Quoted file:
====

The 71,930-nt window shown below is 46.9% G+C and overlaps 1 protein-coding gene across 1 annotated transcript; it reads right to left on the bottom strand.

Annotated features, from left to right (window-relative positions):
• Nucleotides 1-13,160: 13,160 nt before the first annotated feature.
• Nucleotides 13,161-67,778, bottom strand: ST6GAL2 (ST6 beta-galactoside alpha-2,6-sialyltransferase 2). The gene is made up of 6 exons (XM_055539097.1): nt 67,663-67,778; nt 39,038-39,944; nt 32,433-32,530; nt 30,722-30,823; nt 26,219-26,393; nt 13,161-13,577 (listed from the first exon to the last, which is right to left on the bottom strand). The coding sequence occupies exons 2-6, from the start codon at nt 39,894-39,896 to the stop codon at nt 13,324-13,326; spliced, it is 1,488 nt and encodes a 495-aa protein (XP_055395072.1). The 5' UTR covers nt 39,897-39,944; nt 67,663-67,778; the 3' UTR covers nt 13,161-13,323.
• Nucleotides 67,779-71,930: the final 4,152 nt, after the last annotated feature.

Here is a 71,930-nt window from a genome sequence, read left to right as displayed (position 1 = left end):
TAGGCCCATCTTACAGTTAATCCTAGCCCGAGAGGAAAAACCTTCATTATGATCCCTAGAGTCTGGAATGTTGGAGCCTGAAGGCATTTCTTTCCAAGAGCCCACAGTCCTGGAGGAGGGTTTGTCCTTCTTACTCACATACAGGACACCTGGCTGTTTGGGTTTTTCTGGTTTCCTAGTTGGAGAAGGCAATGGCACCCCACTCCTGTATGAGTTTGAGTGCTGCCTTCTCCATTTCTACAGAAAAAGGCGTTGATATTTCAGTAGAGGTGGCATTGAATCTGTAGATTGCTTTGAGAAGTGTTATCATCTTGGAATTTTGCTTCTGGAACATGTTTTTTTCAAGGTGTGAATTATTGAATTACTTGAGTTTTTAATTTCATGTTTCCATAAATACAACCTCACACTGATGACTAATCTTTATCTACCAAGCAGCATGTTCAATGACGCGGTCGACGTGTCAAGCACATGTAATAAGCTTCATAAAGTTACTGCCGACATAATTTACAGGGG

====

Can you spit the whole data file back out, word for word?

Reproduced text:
The 71,930-nt window shown below is 46.9% G+C and overlaps 1 protein-coding gene across 1 annotated transcript; it reads right to left on the bottom strand.

Annotated features, from left to right (window-relative positions):
• Nucleotides 1-13,160: 13,160 nt before the first annotated feature.
• Nucleotides 13,161-67,778, bottom strand: ST6GAL2 (ST6 beta-galactoside alpha-2,6-sialyltransferase 2). The gene is made up of 6 exons (XM_055539097.1): nt 67,663-67,778; nt 39,038-39,944; nt 32,433-32,530; nt 30,722-30,823; nt 26,219-26,393; nt 13,161-13,577 (listed from the first exon to the last, which is right to left on the bottom strand). The coding sequence occupies exons 2-6, from the start codon at nt 39,894-39,896 to the stop codon at nt 13,324-13,326; spliced, it is 1,488 nt and encodes a 495-aa protein (XP_055395072.1). The 5' UTR covers nt 39,897-39,944; nt 67,663-67,778; the 3' UTR covers nt 13,161-13,323.
• Nucleotides 67,779-71,930: the final 4,152 nt, after the last annotated feature.

Here is a 71,930-nt window from a genome sequence, read left to right as displayed (position 1 = left end):
TAGGCCCATCTTACAGTTAATCCTAGCCCGAGAGGAAAAACCTTCATTATGATCCCTAGAGTCTGGAATGTTGGAGCCTGAAGGCATTTCTTTCCAAGAGCCCACAGTCCTGGAGGAGGGTTTGTCCTTCTTACTCACATACAGGACACCTGGCTGTTTGGGTTTTTCTGGTTTCCTAGTTGGAGAAGGCAATGGCACCCCACTCCTGTATGAGTTTGAGTGCTGCCTTCTCCATTTCTACAGAAAAAGGCGTTGATATTTCAGTAGAGGTGGCATTGAATCTGTAGATTGCTTTGAGAAGTGTTATCATCTTGGAATTTTGCTTCTGGAACATGTTTTTTTCAAGGTGTGAATTATTGAATTACTTGAGTTTTTAATTTCATGTTTCCATAAATACAACCTCACACTGATGACTAATCTTTATCTACCAAGCAGCATGTTCAATGACGCGGTCGACGTGTCAAGCACATGTAATAAGCTTCATAAAGTTACTGCCGACATAATTTACAGGGG